Feminist Hackathons

Numerous taboo topics relate to women's bodies: sexual assault, breastfeeding, postpartum support, infant mortality, menstruation, miscarriage, abortion and more. Stigma and taboos mean that scientific research doesn't get done, data doesn't get collected, policy doesn't get made, and education doesn't happen. In our feminist hackathons we envision worlds in which breast pumps don't suck, in which birth care is free of bias, and in which we celebrate, study, share and care for our beautiful leaking bodies.

Learn more:

Hackathons as Participatory Design: Iterating Feminist Utopias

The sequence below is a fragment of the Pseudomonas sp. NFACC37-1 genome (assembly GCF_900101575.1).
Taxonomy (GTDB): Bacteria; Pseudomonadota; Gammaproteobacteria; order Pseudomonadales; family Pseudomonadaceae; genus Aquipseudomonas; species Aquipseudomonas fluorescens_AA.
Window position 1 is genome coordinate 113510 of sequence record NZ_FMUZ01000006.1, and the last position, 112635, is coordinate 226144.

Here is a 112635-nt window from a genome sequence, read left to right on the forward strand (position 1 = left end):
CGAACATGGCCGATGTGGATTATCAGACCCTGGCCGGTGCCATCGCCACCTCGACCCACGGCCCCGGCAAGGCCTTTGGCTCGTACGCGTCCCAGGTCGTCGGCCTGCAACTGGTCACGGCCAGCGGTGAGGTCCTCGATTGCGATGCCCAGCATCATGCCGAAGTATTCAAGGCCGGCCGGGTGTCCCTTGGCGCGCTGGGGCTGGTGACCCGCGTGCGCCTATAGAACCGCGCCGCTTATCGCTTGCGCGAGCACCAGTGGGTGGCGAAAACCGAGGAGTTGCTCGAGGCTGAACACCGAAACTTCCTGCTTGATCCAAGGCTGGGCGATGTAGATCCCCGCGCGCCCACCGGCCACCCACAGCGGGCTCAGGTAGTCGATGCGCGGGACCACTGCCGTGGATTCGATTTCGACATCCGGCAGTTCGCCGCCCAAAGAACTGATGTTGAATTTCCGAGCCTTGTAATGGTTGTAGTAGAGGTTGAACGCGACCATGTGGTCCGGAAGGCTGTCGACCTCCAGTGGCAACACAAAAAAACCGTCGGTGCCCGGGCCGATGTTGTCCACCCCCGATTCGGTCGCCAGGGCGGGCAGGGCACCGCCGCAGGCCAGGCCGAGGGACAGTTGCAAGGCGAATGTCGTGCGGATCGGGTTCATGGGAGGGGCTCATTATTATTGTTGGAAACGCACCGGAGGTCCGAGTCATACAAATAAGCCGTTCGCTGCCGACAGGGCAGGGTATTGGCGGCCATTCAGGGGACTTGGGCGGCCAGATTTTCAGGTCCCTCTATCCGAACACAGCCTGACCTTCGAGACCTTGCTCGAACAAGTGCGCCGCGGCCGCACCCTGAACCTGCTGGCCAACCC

Breastfeeding is not only a public health issue, but also a matter of economic and social justice. This paper presents an iteration of a participatory design process to create spaces for re-imagining products, services, systems, and policies that support breastfeeding in the United States. Our work contributes to a growing literature around making hackathons more inclusive and accessible, designing participatory processes that center marginalized voices, and incorporating systems - and relationship - based approaches to problem solving. By presenting an honest assessment of the successes and shortcomings of the first iteration of a hackathon, we explain how we re-structured the second Make the Breast Pump Not Suck hackathon in service of equity and systems design. Key to our re-imagining of conventional innovation structures is a focus on experience design, where joy and play serve as key strategies to help people and institutions build relationships across lines of difference. We conclude with a discussion of design principles applicable not only to designers of events, but to social movement researchers and HCI scholars trying to address oppression through the design of technologies and socio-technical systems.